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Calculus

Hanadi Baeissa

Hanadi Baeissa

Dental calculus
a) Supragingival

b) Subginival

Harder
Friable
Readily removed by scaling Coloured (often green)
Unpigmented
Present in smaller deposits,
Form in greatest amounts
on the lower incisors & upper which are not localized near
molars i.e. near the orifices of the salivary ducts
the main salivary ducts
Composition less site
Composition varies in
dependent
different sites
non-salivary (serum) origin
Salivary origin

Composition of Supragingival Calculus


Inorganic
(80% ~)

Organic
(20% ~)
Derived from saliva &
bacteria

Brushite

CaHPO4.2H2O detectable in all


deposits after 14 days of development Largely protein with carbohydrate
attached (12-20%)
- GAG (CS, HA & HS) from the
Octa calcium
Wetlockite Ca3 (PO4)2
gingivae
phosphate
With some magnesium -Lipids (3%) perhaps bacterial
Ca8 (HPO4)2 (PO4)4
Instead of calcium
origin
Especially in the presence
Of fluoride

apatite

Composition of Supragingival Calculus


- ( continue)
F is also present at 400 ppm (more in old
calculus)
Many filamentous bacteria is present
(example: leptotrichia buccalis)
Formation is intermittent

:Theories of calculus formation


1.

2.

Carbon dioxide loss:


CO2 loss from saliva, as it equilibrates with low
CO2 tension in the month ppt of calcium salts
pH change by ammonia formation:
Urea NH3
pH, thus favoring ppt of calcium
phosphate

3.

The phosphatase theory:


Bacterial
pyrophosphatase

PPi
2Pi
mineralization of plaque
not much evidence to this
4.

encourage

Seeding theory:

A seeding process
calculus
This does not explain individual variations in
formation

Steps in calculus formation

Two stages

1.

Matrix deposition (derived from plaque)


Mineralization: reason unknown yet but
provision of seed by plaque or bacteria is
likely (mainly filamentous bacteria)

2.

Notes:
Calculus is higher in smokers.
There is variation between different people in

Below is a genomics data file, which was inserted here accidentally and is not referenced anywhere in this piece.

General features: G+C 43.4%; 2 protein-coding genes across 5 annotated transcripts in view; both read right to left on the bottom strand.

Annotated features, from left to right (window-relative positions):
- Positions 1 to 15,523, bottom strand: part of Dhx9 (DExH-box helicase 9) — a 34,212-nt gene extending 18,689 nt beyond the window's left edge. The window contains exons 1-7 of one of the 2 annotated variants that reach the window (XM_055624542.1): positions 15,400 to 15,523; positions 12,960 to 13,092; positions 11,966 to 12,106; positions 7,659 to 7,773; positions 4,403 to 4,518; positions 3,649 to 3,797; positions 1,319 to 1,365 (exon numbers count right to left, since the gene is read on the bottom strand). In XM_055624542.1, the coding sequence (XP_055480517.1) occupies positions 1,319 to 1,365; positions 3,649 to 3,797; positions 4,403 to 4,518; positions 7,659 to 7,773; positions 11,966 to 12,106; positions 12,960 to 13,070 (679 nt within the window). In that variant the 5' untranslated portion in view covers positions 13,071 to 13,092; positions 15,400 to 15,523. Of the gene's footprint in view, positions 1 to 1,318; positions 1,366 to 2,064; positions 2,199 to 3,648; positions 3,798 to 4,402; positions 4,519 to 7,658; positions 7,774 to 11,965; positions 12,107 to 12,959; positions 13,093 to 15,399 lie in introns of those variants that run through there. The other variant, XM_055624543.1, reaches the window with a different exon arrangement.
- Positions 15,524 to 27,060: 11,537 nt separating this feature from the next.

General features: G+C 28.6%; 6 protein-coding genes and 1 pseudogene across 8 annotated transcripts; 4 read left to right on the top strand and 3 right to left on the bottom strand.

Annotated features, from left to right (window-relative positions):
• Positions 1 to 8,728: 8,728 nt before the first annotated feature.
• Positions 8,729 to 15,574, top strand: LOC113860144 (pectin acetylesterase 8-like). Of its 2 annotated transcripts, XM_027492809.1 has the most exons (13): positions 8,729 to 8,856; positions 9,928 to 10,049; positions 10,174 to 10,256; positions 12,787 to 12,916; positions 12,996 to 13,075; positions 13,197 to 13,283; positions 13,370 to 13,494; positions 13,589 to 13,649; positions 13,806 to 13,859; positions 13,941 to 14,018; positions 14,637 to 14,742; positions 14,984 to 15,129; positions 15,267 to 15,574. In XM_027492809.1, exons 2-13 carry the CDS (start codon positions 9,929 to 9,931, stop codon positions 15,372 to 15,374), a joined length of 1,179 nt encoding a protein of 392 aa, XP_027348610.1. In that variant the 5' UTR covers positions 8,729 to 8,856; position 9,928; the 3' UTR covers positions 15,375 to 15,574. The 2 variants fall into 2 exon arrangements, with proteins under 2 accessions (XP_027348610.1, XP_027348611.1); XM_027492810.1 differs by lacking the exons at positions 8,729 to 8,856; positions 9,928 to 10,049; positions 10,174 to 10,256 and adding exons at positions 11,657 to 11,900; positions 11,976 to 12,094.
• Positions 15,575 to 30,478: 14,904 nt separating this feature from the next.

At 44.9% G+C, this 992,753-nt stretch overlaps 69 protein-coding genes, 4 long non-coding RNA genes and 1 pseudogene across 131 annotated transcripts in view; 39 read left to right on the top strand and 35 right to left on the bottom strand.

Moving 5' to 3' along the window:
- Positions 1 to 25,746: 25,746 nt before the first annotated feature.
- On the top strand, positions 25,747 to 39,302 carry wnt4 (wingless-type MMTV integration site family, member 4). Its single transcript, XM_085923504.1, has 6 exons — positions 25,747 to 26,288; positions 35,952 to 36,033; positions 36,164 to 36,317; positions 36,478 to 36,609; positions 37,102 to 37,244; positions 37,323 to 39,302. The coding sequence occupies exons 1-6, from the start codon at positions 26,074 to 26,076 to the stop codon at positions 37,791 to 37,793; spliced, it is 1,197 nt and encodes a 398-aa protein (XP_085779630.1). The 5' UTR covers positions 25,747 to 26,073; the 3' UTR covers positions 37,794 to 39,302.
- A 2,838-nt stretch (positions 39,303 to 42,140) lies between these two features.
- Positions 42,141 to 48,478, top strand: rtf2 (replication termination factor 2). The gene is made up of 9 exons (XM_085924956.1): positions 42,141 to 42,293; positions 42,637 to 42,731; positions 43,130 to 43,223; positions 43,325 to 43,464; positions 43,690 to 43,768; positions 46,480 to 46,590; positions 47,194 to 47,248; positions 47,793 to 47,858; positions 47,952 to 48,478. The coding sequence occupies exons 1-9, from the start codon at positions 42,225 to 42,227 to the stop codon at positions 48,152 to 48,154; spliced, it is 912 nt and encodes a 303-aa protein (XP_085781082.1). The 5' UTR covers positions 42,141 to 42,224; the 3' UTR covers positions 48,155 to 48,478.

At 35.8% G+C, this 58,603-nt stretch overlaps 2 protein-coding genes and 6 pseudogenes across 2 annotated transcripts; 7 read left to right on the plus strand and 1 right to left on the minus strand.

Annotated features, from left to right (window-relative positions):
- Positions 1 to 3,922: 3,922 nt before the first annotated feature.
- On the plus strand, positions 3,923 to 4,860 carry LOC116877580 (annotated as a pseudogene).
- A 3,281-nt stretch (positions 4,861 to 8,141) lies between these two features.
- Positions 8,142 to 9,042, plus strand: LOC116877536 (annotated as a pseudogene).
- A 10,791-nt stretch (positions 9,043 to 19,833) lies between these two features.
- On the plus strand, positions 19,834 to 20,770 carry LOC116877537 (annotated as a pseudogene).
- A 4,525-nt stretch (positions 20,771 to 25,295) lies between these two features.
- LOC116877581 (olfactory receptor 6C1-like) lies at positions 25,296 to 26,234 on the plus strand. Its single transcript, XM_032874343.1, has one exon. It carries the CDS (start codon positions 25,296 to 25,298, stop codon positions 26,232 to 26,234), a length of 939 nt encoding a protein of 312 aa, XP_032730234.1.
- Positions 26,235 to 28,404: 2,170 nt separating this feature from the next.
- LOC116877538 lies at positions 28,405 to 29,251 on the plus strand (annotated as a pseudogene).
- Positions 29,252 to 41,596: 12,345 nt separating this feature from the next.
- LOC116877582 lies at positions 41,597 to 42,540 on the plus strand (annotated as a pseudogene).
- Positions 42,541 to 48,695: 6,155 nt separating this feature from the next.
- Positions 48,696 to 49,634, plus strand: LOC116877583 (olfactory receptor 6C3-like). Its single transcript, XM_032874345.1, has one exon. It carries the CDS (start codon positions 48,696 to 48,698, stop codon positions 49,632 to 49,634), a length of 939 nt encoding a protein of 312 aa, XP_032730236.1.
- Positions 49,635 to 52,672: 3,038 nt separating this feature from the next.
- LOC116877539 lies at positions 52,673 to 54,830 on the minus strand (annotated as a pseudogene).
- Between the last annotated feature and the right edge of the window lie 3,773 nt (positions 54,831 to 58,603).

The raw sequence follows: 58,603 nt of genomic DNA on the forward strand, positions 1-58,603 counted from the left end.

amount of calculus formed
First stage of calculus formation (matrix
deposition) occurs readily in both slow and rapid
calculus formers
The difference lies in the power to mineralize the
matrix

Possible factors effecting calculus


formation
1.

Differences in plaque
a) composition:
- increase Ca & P
more mineralization
- decrease methyl pentose & hexosamine
b) increased rate of plaque formation in heavy
calculus formers
- therefore, the early stages, rather than the
mineralization , differed in the two groups

2.

Differences in saliva composition:

increase protein, Ca & phosphate


calculus
increase activities of acid phosphatase,
pyrophosphatase, esterase
more calculus
increase urea
more calculus
increase lysozyme activity
less calculus
presence of low molecular weight protein
adsorbed to apatite & might act as seed
calculus

3.

The acidic protein of saliva said to prevent Ca


ppt is either deficient or more rapidly broken
down by bacteria calculus
High viscosity of saliva less calculus
Smoking leads to increased formation

Periodontal Disease
:Two most frequently occurring forms
Gengivitis- 1
Limited to the gingival or soft tissues,

surrounding the teeth


Results in bleeding of gums, and
possibly change in color, shape, size,
surface texture and consistency
Reversible on restoration of hygiene,
does not result in destruction of
tissues supporting the teeth

Periodontitis- 2

Extension of the inflammatory process


from the gingival to the supporting
periodontal tissue & destruction of
these tissues
Can be controlled but not reversed
Chronic peridontitis result in loss of
bone supporting the teeth
mobility
tooth loss

The effect of plaque on the gingivae


It was first thought that calculus caused
gingivitis
Volunteers not brushing for days developed
gingivitis without calculus formation
Conclusion: Old plaque (> 48 hours)
periodontal disease, but calculus help by
providing mechanical irritation

The nature of toxins in plaque


causing Gingivitis
Plaque contains substances which
diffuse into the gingival tissues and
irritate them: ex.
Proteolytic enzymes from bacteria
broken
release of a.a down amines + ammonia,
H2S and mercaptans (all potential
irritants)

Plaque antigens such as bacterial


endotoxins, enter the gingival and induce
antibodies in the local lymph tissues.
The interaction between antibodies &
antigens is beneficial, but it activates
complement which in turn causes the
release of substances contracting the
smooth muscles of arterioles and
increasing vascular permeability
(cytokines
edema)

This is part of the inflammatory


response
destruction of bone and
periodontal fibers